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Emily LakdawallaMarch 9, 2010

Unbelievably spectacular flight through Candor Chasma

This is one of the things that came out during LPSC last week and all I could do at the time was Tweet it, which doesn't serve most of my readers, I realize. So here it is in blog form: the most unbelievably spectacular 3D animation of a bit of Mars I've seen yet, produced by Adrian Lark. The flight takes us through part of Candor Chasma, one of the largest sub-canyons in the Valles Marineris complex. I've embedded it here at low definition; visit Adrian's Youtube channel to see it in all its high-definition glory. There is no vertical exaggeration. The unbelievablest (to coin a word) thing about this animation is the fact that it is generated in real time, like a video game! No overnight rendering required.

Data: NASA / JPL-Caltech / UA; animation: Adrian Lark, Mars3D.com

Candor Chasma animation using HiRISE Digital Terrain Model
This animation flying over southwest Candor Chasma on Mars was created from digital terrain model (DTM) data from the Mars Reconnaissance Orbiter HiRISE camera.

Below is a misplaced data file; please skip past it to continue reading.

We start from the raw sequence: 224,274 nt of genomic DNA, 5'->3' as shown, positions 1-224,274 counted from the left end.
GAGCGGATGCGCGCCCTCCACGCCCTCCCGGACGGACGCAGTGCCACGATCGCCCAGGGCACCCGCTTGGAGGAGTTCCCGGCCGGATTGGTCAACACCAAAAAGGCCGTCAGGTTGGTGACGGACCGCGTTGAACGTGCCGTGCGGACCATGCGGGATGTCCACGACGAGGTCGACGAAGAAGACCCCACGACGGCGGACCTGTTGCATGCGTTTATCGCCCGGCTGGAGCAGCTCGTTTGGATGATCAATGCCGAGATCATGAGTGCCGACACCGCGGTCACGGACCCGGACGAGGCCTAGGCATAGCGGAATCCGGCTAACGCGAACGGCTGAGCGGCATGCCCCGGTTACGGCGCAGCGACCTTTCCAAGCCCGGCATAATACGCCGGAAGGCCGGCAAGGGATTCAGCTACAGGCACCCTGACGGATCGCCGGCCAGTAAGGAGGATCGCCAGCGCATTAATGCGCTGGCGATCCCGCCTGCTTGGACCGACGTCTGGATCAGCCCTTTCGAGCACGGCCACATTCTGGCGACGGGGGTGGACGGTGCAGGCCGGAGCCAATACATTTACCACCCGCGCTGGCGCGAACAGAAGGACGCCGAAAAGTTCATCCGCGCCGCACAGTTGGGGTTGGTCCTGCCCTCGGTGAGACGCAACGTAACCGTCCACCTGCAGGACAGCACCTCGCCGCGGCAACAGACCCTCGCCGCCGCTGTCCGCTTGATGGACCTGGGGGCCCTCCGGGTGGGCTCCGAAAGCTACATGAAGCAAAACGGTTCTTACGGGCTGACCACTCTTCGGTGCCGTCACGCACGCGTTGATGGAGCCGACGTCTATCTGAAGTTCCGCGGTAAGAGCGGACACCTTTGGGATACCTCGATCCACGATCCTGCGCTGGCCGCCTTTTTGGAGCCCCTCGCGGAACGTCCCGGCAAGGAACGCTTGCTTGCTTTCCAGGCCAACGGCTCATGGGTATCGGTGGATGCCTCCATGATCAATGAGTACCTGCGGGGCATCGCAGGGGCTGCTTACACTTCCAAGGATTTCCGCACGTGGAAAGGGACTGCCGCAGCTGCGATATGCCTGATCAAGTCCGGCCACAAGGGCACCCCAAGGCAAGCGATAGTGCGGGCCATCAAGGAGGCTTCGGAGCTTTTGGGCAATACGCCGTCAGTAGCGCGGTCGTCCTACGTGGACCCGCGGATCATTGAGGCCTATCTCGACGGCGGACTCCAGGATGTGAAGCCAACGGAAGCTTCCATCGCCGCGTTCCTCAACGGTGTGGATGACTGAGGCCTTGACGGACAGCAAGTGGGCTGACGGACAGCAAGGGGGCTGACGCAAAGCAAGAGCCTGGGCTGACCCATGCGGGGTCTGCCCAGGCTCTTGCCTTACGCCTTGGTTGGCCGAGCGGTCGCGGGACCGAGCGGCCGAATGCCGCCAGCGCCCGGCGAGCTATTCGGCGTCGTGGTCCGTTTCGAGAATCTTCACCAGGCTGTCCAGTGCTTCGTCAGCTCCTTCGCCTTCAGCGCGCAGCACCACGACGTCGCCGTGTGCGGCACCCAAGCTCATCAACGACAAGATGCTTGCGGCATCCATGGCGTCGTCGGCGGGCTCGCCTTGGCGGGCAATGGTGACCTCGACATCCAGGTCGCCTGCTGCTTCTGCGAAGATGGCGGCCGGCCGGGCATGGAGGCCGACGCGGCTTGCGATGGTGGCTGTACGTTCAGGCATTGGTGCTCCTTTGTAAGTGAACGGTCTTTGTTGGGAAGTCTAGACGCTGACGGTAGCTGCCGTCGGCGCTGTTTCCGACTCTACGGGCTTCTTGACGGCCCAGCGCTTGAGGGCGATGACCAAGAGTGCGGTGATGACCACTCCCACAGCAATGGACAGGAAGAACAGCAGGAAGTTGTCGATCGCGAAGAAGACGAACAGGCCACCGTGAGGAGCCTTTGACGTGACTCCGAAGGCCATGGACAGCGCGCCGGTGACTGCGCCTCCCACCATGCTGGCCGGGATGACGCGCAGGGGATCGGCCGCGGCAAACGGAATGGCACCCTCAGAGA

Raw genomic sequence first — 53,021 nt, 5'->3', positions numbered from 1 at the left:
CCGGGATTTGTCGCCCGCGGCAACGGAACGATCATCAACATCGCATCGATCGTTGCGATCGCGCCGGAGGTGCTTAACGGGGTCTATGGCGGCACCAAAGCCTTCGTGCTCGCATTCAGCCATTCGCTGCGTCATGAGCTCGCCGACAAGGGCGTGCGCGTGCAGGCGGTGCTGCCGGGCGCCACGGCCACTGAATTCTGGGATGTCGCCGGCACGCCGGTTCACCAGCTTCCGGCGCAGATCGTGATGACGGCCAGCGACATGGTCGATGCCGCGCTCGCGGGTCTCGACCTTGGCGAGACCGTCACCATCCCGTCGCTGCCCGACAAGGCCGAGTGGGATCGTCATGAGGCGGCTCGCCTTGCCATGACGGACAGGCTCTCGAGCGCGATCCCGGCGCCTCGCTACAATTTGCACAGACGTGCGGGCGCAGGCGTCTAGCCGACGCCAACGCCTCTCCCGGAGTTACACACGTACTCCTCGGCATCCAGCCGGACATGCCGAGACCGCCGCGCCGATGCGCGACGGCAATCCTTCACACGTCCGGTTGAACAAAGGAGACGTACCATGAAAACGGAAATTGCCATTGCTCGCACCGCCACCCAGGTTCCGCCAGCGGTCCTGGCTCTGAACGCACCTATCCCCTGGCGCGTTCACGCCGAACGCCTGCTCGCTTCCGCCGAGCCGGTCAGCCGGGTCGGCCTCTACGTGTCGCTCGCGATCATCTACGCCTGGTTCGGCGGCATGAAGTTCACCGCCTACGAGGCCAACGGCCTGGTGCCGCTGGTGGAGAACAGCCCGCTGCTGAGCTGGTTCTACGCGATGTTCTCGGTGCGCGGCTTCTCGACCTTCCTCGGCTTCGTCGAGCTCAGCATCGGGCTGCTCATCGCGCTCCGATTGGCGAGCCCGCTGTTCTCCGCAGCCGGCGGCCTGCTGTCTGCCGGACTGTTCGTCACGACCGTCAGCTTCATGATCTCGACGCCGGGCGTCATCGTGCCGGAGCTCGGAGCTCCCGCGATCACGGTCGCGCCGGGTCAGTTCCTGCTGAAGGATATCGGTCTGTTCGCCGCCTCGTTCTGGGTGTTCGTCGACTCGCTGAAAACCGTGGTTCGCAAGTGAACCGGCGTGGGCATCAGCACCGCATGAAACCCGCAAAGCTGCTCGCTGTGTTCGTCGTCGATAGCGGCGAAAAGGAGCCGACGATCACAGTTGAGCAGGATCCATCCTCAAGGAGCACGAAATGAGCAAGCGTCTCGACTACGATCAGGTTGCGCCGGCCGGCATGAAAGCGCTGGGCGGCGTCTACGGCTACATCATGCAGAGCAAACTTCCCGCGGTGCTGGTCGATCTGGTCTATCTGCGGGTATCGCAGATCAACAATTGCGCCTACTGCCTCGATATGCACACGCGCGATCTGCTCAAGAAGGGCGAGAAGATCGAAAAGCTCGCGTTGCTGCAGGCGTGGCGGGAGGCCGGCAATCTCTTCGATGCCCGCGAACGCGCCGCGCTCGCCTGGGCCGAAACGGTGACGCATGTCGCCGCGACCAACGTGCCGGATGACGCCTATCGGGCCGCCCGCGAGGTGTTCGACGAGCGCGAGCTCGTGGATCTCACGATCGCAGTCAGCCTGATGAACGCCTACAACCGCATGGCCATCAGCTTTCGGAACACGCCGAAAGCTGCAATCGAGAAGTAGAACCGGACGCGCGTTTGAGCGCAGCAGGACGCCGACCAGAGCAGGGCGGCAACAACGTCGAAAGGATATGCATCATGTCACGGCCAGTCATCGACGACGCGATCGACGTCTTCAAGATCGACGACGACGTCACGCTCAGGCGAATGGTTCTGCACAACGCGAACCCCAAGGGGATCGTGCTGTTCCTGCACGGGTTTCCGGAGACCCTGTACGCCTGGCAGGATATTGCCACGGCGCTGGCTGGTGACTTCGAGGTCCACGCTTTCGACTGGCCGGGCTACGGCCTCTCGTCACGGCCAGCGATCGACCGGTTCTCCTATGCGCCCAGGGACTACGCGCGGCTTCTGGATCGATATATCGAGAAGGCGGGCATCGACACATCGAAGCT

This is an amazing landscape of pyramidal hills and racetracks made of eroded, folded rocks. Wow. If you're wondering about the scale of things, Adrian says the camera is flying very roughly 100 meters above the ground at about 160 kilometers per hour, or, as Doug Ellison put it, "Think local news chopper on a car chase." (That would be a pretty low-flying chopper, but that is the appropriate vehicle for the speed involved, I think.)

Here's a cartoon showing the approximate flight path.

Flight path for Mars3d Candor Chasma animation

NASA / JPL-Caltech / UA / Adrian Lark

Flight path for Mars3d Candor Chasma animation
This cartoon shows, in white, the approximate flight path of the viewer through the Mars3D animation of Candor Chasma, Mars. The base map is a digital terrain model derived from HiRISE camera data, color coded by elevation: purples and blues are low, greens intermediate, and red and white high.

Read more: pretty pictures, amateur image processing, Mars, 3D, Mars Reconnaissance Orbiter, animation

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Emily Lakdawalla

Senior Editor and Planetary Evangelist for The Planetary Society
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